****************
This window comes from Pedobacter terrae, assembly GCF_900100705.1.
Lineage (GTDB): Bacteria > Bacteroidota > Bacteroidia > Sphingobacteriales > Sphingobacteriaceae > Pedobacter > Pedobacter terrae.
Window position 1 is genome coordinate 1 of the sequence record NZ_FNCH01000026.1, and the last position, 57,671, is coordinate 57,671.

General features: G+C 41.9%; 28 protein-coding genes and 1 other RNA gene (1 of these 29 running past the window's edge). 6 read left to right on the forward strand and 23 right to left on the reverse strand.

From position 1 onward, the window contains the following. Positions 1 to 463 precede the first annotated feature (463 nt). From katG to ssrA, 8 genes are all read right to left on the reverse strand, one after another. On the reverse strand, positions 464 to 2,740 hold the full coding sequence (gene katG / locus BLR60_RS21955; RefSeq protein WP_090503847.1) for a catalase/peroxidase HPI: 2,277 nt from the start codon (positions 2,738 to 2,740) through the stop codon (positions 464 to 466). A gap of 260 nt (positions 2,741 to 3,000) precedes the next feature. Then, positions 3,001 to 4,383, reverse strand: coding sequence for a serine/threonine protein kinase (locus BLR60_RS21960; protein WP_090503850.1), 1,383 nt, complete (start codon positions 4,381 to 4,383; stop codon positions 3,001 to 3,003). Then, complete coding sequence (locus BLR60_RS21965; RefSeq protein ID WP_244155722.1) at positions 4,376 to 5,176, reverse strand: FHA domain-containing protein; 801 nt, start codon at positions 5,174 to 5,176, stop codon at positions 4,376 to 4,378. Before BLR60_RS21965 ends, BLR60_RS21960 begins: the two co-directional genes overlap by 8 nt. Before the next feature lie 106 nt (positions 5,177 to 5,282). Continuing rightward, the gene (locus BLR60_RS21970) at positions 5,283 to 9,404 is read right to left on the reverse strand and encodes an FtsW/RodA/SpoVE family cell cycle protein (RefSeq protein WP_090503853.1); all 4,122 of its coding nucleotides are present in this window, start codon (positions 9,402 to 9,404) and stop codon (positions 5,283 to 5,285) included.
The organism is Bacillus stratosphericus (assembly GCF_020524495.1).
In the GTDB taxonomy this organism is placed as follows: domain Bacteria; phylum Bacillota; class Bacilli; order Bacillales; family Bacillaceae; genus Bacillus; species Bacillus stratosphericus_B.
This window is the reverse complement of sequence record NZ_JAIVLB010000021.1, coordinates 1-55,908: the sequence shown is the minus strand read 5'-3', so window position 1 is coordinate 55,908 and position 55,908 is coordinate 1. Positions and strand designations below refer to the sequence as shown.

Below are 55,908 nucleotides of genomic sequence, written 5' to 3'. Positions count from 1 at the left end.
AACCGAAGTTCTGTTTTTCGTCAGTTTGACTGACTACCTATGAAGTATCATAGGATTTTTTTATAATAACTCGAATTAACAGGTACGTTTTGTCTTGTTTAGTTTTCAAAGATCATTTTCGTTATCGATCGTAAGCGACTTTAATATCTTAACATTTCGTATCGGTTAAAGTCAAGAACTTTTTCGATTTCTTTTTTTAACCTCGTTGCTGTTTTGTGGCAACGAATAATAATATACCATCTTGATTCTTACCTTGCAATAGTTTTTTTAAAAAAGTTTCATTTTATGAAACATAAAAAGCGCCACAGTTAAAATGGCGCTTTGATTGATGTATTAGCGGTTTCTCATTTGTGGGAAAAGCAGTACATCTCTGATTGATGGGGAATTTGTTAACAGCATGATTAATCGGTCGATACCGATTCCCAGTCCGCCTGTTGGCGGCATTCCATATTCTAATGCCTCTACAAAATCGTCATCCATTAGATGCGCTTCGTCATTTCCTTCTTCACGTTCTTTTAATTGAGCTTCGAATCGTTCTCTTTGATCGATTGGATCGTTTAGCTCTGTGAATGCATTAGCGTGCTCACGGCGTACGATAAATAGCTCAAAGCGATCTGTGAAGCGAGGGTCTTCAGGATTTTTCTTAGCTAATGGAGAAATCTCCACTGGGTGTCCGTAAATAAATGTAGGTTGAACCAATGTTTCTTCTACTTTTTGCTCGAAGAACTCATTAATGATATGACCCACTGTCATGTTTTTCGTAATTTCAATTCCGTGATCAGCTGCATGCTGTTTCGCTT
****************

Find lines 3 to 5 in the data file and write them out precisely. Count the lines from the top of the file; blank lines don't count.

Window position 1 is genome coordinate 1 of the sequence record NZ_FNCH01000026.1, and the last position, 57,671, is coordinate 57,671.

General features: G+C 41.9%; 28 protein-coding genes and 1 other RNA gene (1 of these 29 running past the window's edge). 6 read left to right on the forward strand and 23 right to left on the reverse strand.

From position 1 onward, the window contains the following. Positions 1 to 463 precede the first annotated feature (463 nt). From katG to ssrA, 8 genes are all read right to left on the reverse strand, one after another. On the reverse strand, positions 464 to 2,740 hold the full coding sequence (gene katG / locus BLR60_RS21955; RefSeq protein WP_090503847.1) for a catalase/peroxidase HPI: 2,277 nt from the start codon (positions 2,738 to 2,740) through the stop codon (positions 464 to 466). A gap of 260 nt (positions 2,741 to 3,000) precedes the next feature. Then, positions 3,001 to 4,383, reverse strand: coding sequence for a serine/threonine protein kinase (locus BLR60_RS21960; protein WP_090503850.1), 1,383 nt, complete (start codon positions 4,381 to 4,383; stop codon positions 3,001 to 3,003). Then, complete coding sequence (locus BLR60_RS21965; RefSeq protein ID WP_244155722.1) at positions 4,376 to 5,176, reverse strand: FHA domain-containing protein; 801 nt, start codon at positions 5,174 to 5,176, stop codon at positions 4,376 to 4,378. Before BLR60_RS21965 ends, BLR60_RS21960 begins: the two co-directional genes overlap by 8 nt. Before the next feature lie 106 nt (positions 5,177 to 5,282). Continuing rightward, the gene (locus BLR60_RS21970) at positions 5,283 to 9,404 is read right to left on the reverse strand and encodes an FtsW/RodA/SpoVE family cell cycle protein (RefSeq protein WP_090503853.1); all 4,122 of its coding nucleotides are present in this window, start codon (positions 9,402 to 9,404) and stop codon (positions 5,283 to 5,285) included.